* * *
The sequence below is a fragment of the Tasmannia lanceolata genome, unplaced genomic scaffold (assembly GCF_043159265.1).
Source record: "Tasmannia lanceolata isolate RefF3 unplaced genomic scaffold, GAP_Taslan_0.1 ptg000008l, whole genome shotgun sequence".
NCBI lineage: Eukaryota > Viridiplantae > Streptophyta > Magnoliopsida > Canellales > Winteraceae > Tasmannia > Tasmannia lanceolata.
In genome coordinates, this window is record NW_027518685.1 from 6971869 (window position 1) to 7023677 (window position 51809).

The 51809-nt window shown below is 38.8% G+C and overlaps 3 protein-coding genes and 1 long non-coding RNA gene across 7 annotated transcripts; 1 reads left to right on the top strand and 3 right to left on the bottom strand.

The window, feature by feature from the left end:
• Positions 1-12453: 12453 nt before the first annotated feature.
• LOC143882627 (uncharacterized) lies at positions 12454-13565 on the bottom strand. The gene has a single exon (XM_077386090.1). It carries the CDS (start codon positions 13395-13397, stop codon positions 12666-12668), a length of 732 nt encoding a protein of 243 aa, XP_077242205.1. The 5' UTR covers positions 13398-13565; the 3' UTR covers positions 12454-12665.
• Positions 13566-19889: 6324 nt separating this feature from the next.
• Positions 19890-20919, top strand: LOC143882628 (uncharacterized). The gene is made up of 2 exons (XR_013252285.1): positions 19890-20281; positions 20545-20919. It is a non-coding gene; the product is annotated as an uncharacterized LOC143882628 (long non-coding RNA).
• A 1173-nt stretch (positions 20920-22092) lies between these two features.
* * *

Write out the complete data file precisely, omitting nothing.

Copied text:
The sequence below is a fragment of the Tasmannia lanceolata genome, unplaced genomic scaffold (assembly GCF_043159265.1).
Source record: "Tasmannia lanceolata isolate RefF3 unplaced genomic scaffold, GAP_Taslan_0.1 ptg000008l, whole genome shotgun sequence".
NCBI lineage: Eukaryota > Viridiplantae > Streptophyta > Magnoliopsida > Canellales > Winteraceae > Tasmannia > Tasmannia lanceolata.
In genome coordinates, this window is record NW_027518685.1 from 6971869 (window position 1) to 7023677 (window position 51809).

The 51809-nt window shown below is 38.8% G+C and overlaps 3 protein-coding genes and 1 long non-coding RNA gene across 7 annotated transcripts; 1 reads left to right on the top strand and 3 right to left on the bottom strand.

The window, feature by feature from the left end:
• Positions 1-12453: 12453 nt before the first annotated feature.
• LOC143882627 (uncharacterized) lies at positions 12454-13565 on the bottom strand. The gene has a single exon (XM_077386090.1). It carries the CDS (start codon positions 13395-13397, stop codon positions 12666-12668), a length of 732 nt encoding a protein of 243 aa, XP_077242205.1. The 5' UTR covers positions 13398-13565; the 3' UTR covers positions 12454-12665.
• Positions 13566-19889: 6324 nt separating this feature from the next.
• Positions 19890-20919, top strand: LOC143882628 (uncharacterized). The gene is made up of 2 exons (XR_013252285.1): positions 19890-20281; positions 20545-20919. It is a non-coding gene; the product is annotated as an uncharacterized LOC143882628 (long non-coding RNA).
• A 1173-nt stretch (positions 20920-22092) lies between these two features.